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Under-resourced wellbeing strategies likely to fail, says Deloitte report

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Bikes, bananas and one-off events don’t cut it anymore when it comes to wellbeing, states a new report from Deloitte which says that wellbeing needs investment and a strategy.


While only three per cent of directors and risk practitioners said they haven’t considered employee wellbeing in their organisation, 15 per cent of practitioners and over 10 per cent of directors said there is no dedicated resource for wellbeing.

Further, as many as two in five businesses have either cut wellbeing budgets or left them unchanged despite growing pressures on their people at work and at home.

Findings were based on a survey sent by Institute of Directors and IIRSM to their members comprising more than 30,000 directors and risk management practitioners. The analysis was carried out by Deloitte and published in November in the report titled the Future of Wellbeing.

When wellbeing falls onto the shoulders of line managers, it can cause additional stress to those individuals, found Deloitte. Photograph: iStock

When wellbeing is not properly resourced it is “more likely to fall by the wayside”, write authors at Deloitte.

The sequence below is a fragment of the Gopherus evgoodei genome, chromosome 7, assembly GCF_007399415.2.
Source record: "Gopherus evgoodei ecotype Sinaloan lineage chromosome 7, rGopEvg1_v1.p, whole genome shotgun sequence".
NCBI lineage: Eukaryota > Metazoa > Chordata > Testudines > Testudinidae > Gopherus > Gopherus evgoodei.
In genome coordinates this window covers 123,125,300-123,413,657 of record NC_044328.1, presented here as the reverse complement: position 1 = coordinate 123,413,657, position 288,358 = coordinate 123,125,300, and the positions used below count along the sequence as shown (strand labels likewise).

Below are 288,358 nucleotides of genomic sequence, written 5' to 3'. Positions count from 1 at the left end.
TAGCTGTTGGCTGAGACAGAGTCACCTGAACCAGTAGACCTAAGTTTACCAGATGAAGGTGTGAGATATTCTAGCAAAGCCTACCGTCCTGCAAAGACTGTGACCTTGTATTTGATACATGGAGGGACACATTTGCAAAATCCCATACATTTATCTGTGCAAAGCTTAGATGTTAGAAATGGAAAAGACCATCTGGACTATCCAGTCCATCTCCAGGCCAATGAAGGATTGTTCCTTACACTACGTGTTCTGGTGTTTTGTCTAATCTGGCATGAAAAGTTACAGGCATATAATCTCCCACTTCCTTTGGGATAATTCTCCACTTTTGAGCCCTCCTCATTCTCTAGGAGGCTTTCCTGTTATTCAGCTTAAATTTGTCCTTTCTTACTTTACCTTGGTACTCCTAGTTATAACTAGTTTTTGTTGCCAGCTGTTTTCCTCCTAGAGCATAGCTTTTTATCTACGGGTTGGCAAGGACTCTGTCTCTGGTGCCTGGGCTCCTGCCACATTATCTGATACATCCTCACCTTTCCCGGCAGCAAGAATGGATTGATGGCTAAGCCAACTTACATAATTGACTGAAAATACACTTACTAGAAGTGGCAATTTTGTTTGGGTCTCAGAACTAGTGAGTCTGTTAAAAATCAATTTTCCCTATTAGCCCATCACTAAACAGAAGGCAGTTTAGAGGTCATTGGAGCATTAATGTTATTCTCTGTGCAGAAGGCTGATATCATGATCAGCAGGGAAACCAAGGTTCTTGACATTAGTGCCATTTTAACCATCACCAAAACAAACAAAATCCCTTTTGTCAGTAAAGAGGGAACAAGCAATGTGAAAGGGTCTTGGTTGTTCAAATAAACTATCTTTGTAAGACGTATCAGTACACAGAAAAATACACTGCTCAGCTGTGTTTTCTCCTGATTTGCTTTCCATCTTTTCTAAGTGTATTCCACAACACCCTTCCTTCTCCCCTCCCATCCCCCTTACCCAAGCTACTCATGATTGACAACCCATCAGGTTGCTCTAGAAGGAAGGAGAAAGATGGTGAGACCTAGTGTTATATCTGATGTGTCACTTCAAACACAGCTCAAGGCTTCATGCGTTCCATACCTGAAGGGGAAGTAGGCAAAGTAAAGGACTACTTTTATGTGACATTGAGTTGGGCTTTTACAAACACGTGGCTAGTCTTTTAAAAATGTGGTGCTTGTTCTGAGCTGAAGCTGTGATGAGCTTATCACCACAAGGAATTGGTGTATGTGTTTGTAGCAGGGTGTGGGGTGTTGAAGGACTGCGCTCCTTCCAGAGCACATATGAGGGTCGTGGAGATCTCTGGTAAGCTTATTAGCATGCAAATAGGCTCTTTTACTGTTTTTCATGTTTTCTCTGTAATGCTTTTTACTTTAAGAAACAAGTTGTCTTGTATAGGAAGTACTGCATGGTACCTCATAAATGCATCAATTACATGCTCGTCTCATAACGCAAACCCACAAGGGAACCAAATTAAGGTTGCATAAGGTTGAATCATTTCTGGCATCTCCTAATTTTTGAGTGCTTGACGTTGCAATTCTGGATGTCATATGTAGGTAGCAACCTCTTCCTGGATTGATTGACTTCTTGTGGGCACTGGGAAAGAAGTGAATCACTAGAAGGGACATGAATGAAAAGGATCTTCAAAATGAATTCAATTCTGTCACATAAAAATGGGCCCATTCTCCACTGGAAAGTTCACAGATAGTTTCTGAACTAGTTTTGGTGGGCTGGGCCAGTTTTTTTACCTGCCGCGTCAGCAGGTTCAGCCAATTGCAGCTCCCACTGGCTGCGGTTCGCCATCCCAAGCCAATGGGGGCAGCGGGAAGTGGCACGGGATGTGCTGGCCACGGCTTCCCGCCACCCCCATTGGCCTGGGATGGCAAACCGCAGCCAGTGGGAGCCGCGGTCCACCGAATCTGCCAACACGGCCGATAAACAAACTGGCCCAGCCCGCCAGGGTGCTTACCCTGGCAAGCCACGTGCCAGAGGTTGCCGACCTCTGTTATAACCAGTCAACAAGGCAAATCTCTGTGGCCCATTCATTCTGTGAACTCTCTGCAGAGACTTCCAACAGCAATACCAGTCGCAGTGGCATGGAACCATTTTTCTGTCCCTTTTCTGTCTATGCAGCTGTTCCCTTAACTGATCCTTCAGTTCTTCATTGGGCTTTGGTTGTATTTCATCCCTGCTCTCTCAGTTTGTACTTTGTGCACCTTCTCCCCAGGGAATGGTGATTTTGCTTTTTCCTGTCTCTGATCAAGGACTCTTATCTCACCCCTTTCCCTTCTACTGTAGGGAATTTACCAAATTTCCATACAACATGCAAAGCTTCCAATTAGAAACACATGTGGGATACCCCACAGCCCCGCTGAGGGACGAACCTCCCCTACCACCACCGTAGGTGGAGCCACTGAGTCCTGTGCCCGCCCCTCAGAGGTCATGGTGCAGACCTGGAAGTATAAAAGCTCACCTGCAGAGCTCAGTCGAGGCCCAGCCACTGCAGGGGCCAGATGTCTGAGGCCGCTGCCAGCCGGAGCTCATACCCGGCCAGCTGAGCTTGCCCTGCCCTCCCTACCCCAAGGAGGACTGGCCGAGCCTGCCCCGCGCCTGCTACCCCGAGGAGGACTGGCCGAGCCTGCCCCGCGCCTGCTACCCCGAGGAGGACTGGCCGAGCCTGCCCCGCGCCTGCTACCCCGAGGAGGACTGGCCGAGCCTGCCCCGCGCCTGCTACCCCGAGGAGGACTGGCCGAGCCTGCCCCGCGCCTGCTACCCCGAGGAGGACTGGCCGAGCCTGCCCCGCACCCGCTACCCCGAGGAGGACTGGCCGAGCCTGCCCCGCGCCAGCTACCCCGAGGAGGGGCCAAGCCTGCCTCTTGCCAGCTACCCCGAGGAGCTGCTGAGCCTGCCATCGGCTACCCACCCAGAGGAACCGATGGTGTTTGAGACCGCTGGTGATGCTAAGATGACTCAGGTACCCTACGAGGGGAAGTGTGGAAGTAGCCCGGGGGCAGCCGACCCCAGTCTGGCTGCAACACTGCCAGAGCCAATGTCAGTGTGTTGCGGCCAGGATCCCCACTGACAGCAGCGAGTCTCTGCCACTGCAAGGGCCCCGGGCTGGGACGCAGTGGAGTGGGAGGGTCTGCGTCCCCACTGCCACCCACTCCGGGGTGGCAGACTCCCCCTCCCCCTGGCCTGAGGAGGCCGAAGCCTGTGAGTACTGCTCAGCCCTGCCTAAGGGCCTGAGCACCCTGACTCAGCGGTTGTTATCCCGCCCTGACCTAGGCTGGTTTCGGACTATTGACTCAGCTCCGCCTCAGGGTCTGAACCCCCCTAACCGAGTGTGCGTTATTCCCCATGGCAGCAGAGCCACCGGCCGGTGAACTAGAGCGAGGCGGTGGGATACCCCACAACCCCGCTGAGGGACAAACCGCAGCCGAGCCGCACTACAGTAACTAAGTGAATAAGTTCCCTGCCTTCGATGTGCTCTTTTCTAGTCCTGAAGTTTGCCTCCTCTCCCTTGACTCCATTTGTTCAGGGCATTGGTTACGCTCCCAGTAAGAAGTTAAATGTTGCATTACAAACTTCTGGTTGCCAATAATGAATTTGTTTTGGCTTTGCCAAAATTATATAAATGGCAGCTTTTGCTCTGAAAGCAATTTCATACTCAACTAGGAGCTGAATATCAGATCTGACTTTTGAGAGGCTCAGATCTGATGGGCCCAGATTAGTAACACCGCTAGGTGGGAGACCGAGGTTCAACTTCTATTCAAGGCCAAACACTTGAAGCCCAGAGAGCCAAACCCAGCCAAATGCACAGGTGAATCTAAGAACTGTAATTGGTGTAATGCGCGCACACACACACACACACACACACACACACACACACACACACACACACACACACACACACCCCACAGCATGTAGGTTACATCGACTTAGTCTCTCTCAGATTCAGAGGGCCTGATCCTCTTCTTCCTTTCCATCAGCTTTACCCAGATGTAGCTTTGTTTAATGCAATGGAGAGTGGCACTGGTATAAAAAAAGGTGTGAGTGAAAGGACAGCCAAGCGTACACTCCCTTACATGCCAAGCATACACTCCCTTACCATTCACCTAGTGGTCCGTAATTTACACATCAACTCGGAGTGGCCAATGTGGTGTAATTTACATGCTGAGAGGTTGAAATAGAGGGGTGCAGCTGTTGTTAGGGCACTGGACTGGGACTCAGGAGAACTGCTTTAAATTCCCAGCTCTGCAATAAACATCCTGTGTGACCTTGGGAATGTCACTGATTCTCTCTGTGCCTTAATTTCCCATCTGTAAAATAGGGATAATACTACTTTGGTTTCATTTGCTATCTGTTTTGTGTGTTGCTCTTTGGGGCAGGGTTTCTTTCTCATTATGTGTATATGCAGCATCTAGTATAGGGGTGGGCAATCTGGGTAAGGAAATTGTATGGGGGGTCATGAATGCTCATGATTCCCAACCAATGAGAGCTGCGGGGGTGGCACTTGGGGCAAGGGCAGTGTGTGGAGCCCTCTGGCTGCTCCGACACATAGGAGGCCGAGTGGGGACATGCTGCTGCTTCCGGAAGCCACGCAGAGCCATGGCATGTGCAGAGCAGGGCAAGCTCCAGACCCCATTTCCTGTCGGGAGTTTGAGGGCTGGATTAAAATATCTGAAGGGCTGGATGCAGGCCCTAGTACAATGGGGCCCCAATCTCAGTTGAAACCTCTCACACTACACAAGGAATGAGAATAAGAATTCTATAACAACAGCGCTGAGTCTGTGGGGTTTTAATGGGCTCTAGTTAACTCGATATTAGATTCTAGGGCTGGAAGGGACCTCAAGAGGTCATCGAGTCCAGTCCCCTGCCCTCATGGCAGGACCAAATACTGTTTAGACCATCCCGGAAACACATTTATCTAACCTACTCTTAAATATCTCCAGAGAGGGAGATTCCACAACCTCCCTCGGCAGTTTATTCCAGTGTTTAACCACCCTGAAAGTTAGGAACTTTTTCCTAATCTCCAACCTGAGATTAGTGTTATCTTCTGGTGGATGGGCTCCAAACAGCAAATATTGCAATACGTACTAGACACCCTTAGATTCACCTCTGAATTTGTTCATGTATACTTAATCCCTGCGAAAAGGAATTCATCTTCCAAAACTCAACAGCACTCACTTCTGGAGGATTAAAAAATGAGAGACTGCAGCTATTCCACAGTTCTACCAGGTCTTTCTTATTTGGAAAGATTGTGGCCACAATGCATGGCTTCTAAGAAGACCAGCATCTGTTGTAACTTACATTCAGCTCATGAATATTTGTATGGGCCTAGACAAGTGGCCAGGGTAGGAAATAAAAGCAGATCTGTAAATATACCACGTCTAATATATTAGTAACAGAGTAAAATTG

“On the surface, it’s reassuring to see a top-down approach to wellbeing within organisations, where leadership pushes the agenda forward, and then successively delivered by line managers and heads of function.

“However, this overlooks additional evidence that sometimes there is no dedicated resource (indicated by 15.3 per cent of practitioners and 10.97 per cent of directors) and responsibility is subsumed into the existing roles of individuals (i.e., line managers and heads of function), on top of their day jobs. As a result, wellbeing is more likely to fall by the wayside and to cause additional stress to the individuals who are responsible for the stress of others.”

For example, safety professionals may focus on safety management and HR on recruitment, which could be in complete isolation to each other. “If organisations are serious about creating a workplace in which people can thrive, wellbeing cannot be an afterthought,” write James Lewis, Ryan Hopkins, Lauren Drabwell and Liam Standfield at the People Risk Practice at Deloitte.

The report was titled The Future of Wellbeing 2022: insights from risk managers at the frontline. It set out to ask: how well is wellbeing both understood and delivered in the workplace? How do we measure it and where does it belong?

It found that wellbeing approaches are “very reactive”. “Interventions need to address root causes like poor job design and lack of autonomy and be proactive, rather than providing ‘bikes and bananas’ (cycle to work schemes and fresh fruit in the kitchen),” it says. “These have a place but are not preventative measures.”

The Future of Wellbeing report here

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